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What wattage inverter, and what are you running on it?

In about 3 weeks I will become a solo company (Prime) driver and I am curious as to what can be hooked up to a 1500 watt inverter. I am not to fond of eating out, and like to cook. Would like to get a refrigerator, crock pot, electric skillet. Don't really need a t.v. I use my laptop but.... Anyway, what size inverters are you folks using and how have you made your truck your home away from home.

Posted:  6 years, 4 months ago

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You people don't get it

I have done many loads that have been at least 1100 to 1500 miles loaded and empty total. Nobody ever said anything because I was delivering and picking up either on time or early. Then, out of the blue, while I am home my DM says that I have to get my miles up. I had no idea it was even a problem. I told her that I can drive 550 miles a day in order to get the load where it is going. I want to drive hard so I can have only a few miles to go on the day of delivery. But as far as how many miles I go every day of the month...............I don't care. As long as I pick up and deliver from the customer on time, I don't care how many miles I go. As long as I do it safely and legally. If those two things are ignored by the company then I don't take the load in the first place. With breakdowns, home time, delays for hours at the shipper and consignee, it is not reasonable to expect a driver to do 400 miles every single day. My DM told me she had some drivers who drive 700 miles every day. I told her that I would not believe that if the driver swore on a Bible. The governors on Navajo are set at 64. 700 miles including fueling, eating, taking the 30 minute break???? No, not reality at all. So I resigned while I was at home. I did not want to be a thousand miles away and be fired on the spot, and stranded. That is the entire story. If you don't believe it, call Navajo.

400 miles a day is very doable. I am in my third week of TNT training and I have averaged well over 400 miles a day. Just today, I had 693 miles (with 3 minutes of drive time left) and my truck is governed at 65. My previous high was 589. It sounds like you don't want to get the miles Patrick, not that you can't get them.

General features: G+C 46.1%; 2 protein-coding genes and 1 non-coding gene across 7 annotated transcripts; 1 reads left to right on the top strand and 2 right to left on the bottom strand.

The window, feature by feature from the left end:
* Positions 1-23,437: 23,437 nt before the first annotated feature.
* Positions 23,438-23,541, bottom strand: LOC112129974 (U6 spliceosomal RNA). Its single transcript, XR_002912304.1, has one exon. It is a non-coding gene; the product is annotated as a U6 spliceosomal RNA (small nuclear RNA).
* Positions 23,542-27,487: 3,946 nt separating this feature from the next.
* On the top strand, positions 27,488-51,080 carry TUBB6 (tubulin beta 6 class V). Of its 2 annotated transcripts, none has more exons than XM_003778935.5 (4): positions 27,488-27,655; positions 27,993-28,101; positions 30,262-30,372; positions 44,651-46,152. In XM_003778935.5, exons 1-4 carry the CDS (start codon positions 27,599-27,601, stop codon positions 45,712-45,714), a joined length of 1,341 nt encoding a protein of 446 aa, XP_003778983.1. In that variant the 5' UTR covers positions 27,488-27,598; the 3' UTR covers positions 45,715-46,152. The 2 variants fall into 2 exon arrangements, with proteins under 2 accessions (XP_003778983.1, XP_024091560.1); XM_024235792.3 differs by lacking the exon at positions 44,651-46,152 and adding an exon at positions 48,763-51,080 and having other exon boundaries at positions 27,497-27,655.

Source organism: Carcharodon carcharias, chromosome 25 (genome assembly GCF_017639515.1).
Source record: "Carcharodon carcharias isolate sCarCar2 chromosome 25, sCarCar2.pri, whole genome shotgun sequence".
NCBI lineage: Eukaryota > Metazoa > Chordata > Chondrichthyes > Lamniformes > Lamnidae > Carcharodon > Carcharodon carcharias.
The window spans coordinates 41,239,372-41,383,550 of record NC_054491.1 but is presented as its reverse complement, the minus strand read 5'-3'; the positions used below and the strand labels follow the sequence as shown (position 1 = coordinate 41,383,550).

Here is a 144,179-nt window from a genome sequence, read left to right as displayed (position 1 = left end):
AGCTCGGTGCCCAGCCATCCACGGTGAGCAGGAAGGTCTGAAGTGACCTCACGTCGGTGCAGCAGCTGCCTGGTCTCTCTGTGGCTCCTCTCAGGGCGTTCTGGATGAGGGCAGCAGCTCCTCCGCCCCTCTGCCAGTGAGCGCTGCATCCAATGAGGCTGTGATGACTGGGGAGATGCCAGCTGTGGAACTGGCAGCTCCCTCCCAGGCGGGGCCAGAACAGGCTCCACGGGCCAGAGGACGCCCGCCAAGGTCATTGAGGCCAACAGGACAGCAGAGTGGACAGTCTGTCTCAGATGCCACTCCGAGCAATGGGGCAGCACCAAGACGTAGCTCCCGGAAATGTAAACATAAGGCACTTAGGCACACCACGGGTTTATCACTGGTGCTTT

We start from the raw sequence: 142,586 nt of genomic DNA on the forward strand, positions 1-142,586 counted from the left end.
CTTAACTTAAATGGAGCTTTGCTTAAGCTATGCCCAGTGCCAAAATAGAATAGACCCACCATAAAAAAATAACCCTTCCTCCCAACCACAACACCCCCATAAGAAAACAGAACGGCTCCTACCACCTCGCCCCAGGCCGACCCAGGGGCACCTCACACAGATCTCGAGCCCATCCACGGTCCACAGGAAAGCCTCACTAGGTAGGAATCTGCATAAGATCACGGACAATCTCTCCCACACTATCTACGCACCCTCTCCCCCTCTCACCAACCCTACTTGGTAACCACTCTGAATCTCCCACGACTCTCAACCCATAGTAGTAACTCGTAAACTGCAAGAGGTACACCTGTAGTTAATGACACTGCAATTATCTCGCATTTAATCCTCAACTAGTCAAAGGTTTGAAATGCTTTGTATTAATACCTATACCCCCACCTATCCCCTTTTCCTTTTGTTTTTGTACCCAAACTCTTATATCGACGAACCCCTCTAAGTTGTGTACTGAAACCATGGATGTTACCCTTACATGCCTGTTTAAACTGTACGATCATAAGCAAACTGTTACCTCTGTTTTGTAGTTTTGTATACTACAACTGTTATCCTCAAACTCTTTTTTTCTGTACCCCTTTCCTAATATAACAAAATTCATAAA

Posted:  6 years, 5 months ago

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That feeling!

Last niht I sat behind the wheel. The proud owner of a crispy new class A. My tnt trainer had driven the day shift, now it was my turn.

We stopped at a loves right inside new Mexico, and left with me behind the wheel and him settling in for some rest.

Man, I can't tell you the Cheshire cat sized grin that plastered my face as i pulled out, floated the gears up to 10, and pointed us to California!

The night got a little long, but seeing the lights in Gallup was awesome. We had another Prime driver we were following, a friend of my trainers, and he kept an eye on me and every once in a while would holler across channel 19 to check and make sure I was doing ok.

Pulled into Kingman this morning, and my trainer slept sound all night. That alone made me feel good. I know there may be times I'll have to wake him, but getting that first night under me was awesome!

Pointless posts y'all, but another thanks to the veterans here for tips and pointers and encouragement!

I know the feeling Shannon. I got my license on Tuesday and we are on our third run. With my trainer sleep I have driven I-80 west from Reno, Nevada to Oakland, Ca. The mountains were treacherous. From there I drove from Oakland to Portland, Oregon. Those mountains were treacherous. Mind you I drove them at night, because I know if I would have seen them during the day they would have scared the craps out of me. But anyway it is a great feeling knowing that 3 weeks ago I didn't even know how to make the truck move to having someone trust you enough to zip the curtain closed and actually go to sleep. Thanks again trucking truth truckers, couldn't have gotten down and up those mountains without you. Stay safe Shannon.

Posted:  6 years, 5 months ago

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My student driver landed himself in hot water. Almost fired!

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Being in the Marines or any military organization you have a chain of command.

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See, military personnel and serious athletes have a completely different mindset than most people. They understand that when you're at the bottom of the totem pole you are more of a danger and a burden than anything else so it's your place to listen, learn, and do as you're told until you've gained enough experience, knowledge, and skill to earn a higher ranking and the authority and respect that goes with it.